Rapid City High School teacher's family escapes Puerto Rico devastation

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RAPID CITY, S.D. -

Rapid City High School teacher Ryan Brewer cupped his hands around a steaming mug of Puerto Rican coffee and looked at the rain falling outside of his Rapid City home.

A rainy Wednesday afternoon that would bring a gloomy visage to many, had no effect on Brewer. His wife Ivelisse and three children Alihna, Milehna, and Luca made it to Rapid City from their home in Humacao, Puerto Rico.


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After hurricane Maria touched down in Puerto Rico on Sept. 20, the U.S. territory’s public infrastructure and power grid went black. Humacao, which lies on the west coast of the territory, was one of the first Puerto Rican cities to be hit.

“We still don’t have power back home,” Ivelisse said. It had been just over 40 days since the Maria hit.

When the hurricane made landfall, the family was forced to abandon their flooded home, and trek to Ivelisse’s mother’s house. From there, she could send text messages to her husband.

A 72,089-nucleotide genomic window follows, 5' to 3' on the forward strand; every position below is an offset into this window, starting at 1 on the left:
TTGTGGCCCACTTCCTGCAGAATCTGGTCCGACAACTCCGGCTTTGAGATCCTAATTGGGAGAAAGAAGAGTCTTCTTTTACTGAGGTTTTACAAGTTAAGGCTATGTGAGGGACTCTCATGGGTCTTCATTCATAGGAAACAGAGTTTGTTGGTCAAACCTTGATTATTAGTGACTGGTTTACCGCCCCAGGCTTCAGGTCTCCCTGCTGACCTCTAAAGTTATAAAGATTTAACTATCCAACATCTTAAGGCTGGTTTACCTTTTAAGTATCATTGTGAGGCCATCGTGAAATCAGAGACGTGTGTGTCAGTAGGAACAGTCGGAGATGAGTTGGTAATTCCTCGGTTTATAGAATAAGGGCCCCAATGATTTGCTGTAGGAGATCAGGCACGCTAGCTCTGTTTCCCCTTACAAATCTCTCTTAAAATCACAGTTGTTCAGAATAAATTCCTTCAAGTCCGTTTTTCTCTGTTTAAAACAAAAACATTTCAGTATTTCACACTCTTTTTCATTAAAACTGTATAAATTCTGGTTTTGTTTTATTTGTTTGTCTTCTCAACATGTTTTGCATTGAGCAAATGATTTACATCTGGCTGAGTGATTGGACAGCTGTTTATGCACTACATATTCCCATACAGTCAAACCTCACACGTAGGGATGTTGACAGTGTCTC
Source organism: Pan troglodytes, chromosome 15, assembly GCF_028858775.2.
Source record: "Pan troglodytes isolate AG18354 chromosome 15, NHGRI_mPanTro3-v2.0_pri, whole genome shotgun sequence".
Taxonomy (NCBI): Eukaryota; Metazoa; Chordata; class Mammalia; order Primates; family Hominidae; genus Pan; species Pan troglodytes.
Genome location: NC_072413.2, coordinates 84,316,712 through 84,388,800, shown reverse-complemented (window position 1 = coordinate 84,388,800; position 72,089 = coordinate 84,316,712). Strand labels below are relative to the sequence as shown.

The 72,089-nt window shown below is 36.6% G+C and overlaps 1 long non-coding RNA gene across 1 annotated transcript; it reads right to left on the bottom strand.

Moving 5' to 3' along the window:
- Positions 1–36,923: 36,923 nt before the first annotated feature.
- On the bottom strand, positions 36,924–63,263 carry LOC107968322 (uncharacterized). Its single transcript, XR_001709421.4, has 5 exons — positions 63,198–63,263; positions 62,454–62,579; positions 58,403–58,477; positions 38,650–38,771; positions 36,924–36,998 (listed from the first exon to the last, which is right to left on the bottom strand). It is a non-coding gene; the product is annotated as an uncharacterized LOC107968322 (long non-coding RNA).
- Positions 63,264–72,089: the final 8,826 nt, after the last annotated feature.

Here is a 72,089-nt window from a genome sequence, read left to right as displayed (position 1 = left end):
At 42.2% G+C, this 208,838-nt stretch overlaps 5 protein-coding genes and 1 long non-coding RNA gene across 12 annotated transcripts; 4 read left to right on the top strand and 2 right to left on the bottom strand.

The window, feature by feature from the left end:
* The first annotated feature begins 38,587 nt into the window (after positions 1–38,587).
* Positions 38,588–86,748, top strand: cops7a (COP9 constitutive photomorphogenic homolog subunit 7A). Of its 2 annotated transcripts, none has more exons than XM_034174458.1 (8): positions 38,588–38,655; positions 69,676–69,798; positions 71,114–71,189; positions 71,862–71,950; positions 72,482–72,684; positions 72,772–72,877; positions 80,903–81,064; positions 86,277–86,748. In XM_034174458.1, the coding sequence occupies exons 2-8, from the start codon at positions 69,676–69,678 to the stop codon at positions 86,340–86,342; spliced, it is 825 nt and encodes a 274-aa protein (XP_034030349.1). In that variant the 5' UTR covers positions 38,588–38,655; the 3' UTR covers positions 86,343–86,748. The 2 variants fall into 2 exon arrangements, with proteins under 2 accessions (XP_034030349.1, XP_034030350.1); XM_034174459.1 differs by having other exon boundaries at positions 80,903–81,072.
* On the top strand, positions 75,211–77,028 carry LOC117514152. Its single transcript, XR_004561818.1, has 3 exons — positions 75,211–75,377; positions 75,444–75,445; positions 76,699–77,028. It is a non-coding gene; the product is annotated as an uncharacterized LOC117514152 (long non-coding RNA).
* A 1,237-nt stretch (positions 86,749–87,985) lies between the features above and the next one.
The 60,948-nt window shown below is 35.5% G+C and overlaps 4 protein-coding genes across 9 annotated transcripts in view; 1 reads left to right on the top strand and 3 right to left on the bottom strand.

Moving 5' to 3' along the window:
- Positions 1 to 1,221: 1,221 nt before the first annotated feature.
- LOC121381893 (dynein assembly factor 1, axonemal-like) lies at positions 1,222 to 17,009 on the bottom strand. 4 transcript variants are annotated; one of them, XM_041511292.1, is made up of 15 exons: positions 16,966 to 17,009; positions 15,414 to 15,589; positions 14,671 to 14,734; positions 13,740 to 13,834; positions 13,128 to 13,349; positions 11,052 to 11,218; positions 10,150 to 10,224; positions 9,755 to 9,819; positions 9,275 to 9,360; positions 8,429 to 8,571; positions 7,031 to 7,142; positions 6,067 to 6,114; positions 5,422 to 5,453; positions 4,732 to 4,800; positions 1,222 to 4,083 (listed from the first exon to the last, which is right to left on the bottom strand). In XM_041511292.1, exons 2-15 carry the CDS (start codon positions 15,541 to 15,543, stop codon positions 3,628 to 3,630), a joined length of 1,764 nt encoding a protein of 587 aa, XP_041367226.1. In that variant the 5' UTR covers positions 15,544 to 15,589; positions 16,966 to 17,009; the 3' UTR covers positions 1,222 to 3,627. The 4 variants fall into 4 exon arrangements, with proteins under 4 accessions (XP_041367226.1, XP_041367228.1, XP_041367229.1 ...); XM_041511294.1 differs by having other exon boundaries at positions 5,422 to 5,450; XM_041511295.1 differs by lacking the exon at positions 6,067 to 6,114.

Once he knew his family was safe, Ryan reached out to the community for help. He and his family received donations from Rapid City High School teachers, students, and others.

“Individual people helped give on Facebook, and I got random donations in my bank account,” Ryan said.

Ivelisse and the kids also received care packages in the mail from Rapid City, filled with flashlights, batteries, and beef jerky – a natural disaster delicacy. “I got donations in the mail,” she said. “Like, who are these people?”

After enough cash donations, Ryan flew his family back to Rapid City.

Now, the family is expressing their gratitude to the Rapid City community for their help and support.

“We couldn't thank the people we know on Facebook, but more so here in Rapid City - how much everyone has given and continues to want to give,” Ryan said.

According to Ryan, settling into their new life has been a whirlwind.

“We haven't had much time to breathe ... taking care of the kids, getting a new car, and trying to get [her] a new job, getting the kids into school, and for me adjusting having the family in my home,” Ryan said.

When asked about their home in Puerto Rico and the future of the territory, the Brewers expressed hope and optimism.

“They know how to rebuild, and the culture there is so strong,” said Ryan. “I encourage every person in Rapid City to go visit,” he said.

Though Ivelisse misses Humacao, she said Rapid City’s humble warmth was beginning to grow on the family.

“I feel like I can start loving it. Little by little.”

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